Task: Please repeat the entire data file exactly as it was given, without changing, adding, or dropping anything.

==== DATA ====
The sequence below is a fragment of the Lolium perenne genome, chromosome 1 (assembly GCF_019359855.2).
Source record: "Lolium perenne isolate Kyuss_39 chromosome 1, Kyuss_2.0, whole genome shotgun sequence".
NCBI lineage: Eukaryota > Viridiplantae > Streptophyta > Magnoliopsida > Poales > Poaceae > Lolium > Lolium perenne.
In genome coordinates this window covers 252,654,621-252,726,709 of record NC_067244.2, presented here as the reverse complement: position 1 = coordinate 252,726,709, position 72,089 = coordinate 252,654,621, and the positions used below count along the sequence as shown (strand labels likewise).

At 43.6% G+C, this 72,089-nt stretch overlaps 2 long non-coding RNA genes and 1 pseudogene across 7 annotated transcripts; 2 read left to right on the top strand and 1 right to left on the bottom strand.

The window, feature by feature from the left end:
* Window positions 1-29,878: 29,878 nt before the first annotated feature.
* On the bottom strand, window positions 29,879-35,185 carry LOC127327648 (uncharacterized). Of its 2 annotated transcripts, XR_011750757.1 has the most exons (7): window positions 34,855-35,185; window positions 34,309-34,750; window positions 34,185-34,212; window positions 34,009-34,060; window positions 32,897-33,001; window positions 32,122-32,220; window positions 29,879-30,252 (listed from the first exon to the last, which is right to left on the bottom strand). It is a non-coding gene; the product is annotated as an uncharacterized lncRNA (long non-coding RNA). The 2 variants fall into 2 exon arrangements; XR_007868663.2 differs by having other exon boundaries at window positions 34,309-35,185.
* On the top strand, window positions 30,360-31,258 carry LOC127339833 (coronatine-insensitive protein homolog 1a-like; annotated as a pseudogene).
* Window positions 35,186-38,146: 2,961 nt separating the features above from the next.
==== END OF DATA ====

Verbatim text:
The sequence below is a fragment of the Lolium perenne genome, chromosome 1 (assembly GCF_019359855.2).
Source record: "Lolium perenne isolate Kyuss_39 chromosome 1, Kyuss_2.0, whole genome shotgun sequence".
NCBI lineage: Eukaryota > Viridiplantae > Streptophyta > Magnoliopsida > Poales > Poaceae > Lolium > Lolium perenne.
In genome coordinates this window covers 252,654,621-252,726,709 of record NC_067244.2, presented here as the reverse complement: position 1 = coordinate 252,726,709, position 72,089 = coordinate 252,654,621, and the positions used below count along the sequence as shown (strand labels likewise).

At 43.6% G+C, this 72,089-nt stretch overlaps 2 long non-coding RNA genes and 1 pseudogene across 7 annotated transcripts; 2 read left to right on the top strand and 1 right to left on the bottom strand.

The window, feature by feature from the left end:
* Window positions 1-29,878: 29,878 nt before the first annotated feature.
* On the bottom strand, window positions 29,879-35,185 carry LOC127327648 (uncharacterized). Of its 2 annotated transcripts, XR_011750757.1 has the most exons (7): window positions 34,855-35,185; window positions 34,309-34,750; window positions 34,185-34,212; window positions 34,009-34,060; window positions 32,897-33,001; window positions 32,122-32,220; window positions 29,879-30,252 (listed from the first exon to the last, which is right to left on the bottom strand). It is a non-coding gene; the product is annotated as an uncharacterized lncRNA (long non-coding RNA). The 2 variants fall into 2 exon arrangements; XR_007868663.2 differs by having other exon boundaries at window positions 34,309-35,185.
* On the top strand, window positions 30,360-31,258 carry LOC127339833 (coronatine-insensitive protein homolog 1a-like; annotated as a pseudogene).
* Window positions 35,186-38,146: 2,961 nt separating the features above from the next.